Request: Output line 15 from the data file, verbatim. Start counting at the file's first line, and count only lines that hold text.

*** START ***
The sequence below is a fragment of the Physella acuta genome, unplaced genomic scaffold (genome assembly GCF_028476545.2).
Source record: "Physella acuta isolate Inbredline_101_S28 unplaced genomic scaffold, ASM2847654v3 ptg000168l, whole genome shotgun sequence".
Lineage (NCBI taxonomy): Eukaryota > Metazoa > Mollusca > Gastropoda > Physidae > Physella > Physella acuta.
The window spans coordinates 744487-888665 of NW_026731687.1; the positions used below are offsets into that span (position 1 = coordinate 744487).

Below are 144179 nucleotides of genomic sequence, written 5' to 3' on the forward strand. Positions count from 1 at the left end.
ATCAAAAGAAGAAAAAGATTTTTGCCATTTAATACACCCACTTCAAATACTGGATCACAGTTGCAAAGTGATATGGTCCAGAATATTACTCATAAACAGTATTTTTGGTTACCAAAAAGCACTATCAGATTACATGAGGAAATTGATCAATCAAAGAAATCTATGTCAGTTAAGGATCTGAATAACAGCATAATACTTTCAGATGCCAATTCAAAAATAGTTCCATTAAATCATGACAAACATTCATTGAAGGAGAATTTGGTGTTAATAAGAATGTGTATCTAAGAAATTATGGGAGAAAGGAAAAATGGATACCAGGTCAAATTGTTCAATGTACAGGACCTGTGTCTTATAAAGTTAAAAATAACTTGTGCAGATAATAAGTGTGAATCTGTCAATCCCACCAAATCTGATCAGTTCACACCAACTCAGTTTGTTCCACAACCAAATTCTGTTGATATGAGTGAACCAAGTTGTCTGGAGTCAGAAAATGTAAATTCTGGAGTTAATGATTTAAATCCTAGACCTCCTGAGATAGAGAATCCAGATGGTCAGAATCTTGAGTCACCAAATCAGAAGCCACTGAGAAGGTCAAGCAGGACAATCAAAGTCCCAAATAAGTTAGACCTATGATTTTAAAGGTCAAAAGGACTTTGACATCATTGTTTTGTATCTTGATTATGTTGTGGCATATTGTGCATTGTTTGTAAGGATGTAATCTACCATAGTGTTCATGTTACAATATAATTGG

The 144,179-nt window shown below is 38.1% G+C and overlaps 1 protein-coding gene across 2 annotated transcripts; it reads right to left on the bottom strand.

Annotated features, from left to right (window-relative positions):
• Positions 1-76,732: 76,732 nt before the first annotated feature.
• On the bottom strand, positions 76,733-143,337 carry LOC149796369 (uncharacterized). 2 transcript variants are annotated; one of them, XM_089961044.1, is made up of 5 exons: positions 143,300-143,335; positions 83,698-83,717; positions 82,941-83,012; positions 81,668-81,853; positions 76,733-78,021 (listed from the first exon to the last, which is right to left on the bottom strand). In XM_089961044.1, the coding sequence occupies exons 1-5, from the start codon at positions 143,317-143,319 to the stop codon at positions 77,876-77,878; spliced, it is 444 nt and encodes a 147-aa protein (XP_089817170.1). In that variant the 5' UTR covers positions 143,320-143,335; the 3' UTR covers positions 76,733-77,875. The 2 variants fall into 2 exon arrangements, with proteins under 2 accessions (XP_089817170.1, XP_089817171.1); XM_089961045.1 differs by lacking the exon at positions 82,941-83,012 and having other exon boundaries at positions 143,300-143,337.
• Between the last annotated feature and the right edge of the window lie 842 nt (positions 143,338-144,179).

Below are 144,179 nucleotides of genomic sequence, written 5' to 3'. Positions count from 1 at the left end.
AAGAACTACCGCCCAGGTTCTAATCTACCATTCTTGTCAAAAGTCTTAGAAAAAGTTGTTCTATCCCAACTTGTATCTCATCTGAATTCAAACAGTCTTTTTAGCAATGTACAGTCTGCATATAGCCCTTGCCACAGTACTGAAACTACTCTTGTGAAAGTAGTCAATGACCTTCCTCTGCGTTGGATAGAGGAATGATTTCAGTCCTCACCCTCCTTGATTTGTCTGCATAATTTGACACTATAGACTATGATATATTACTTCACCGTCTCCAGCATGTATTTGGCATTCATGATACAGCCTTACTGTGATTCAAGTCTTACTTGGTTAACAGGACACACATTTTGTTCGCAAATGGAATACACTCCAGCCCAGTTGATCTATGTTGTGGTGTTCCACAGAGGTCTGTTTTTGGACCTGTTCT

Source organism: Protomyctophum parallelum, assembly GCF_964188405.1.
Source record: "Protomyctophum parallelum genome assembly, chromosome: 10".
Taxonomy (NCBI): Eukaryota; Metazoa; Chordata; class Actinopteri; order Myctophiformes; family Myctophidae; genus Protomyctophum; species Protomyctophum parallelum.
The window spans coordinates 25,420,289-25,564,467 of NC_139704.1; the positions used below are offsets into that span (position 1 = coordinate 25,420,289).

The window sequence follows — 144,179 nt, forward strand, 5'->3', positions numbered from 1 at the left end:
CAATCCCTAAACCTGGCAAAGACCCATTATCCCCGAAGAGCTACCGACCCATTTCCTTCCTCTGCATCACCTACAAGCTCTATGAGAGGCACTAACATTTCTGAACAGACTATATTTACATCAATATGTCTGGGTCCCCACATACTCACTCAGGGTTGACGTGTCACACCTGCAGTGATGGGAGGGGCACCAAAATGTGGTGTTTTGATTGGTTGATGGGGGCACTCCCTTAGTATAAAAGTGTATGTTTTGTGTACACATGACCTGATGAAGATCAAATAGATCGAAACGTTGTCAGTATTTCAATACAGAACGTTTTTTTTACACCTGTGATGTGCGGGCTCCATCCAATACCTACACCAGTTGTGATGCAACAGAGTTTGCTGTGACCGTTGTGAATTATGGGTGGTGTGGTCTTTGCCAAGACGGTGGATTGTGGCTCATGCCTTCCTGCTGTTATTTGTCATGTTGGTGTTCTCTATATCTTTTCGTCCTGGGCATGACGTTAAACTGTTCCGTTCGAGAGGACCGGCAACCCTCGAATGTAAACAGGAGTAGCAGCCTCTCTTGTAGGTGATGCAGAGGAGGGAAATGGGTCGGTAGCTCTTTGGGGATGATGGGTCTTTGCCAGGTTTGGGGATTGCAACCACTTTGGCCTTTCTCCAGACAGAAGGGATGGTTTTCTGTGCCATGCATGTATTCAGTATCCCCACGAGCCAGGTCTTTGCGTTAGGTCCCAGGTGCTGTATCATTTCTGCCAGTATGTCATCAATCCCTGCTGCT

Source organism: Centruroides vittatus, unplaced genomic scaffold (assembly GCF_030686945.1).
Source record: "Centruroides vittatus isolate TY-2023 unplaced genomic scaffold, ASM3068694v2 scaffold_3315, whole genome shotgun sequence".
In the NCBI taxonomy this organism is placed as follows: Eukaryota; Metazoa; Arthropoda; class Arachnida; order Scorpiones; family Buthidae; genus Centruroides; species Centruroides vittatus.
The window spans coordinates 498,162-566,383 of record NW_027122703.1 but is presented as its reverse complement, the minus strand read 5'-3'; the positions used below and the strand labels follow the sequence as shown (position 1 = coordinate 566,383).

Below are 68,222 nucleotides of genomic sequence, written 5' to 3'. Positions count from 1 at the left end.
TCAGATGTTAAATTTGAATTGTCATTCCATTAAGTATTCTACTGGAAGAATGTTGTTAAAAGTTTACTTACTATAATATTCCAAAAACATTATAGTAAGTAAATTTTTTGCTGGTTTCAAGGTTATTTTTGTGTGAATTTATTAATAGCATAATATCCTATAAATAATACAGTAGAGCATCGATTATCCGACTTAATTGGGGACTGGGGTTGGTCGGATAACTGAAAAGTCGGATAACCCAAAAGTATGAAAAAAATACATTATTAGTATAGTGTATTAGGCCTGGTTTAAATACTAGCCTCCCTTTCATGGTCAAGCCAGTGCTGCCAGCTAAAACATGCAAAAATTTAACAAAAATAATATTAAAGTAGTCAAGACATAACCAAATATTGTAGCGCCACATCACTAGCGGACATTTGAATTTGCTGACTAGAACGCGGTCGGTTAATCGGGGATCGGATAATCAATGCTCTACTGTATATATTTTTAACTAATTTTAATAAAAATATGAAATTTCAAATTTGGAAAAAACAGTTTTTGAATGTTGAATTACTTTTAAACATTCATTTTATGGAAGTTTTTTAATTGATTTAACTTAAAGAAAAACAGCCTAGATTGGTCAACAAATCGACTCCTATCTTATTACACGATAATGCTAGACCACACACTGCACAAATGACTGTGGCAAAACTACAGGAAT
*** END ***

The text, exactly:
Source record: "Protomyctophum parallelum genome assembly, chromosome: 10".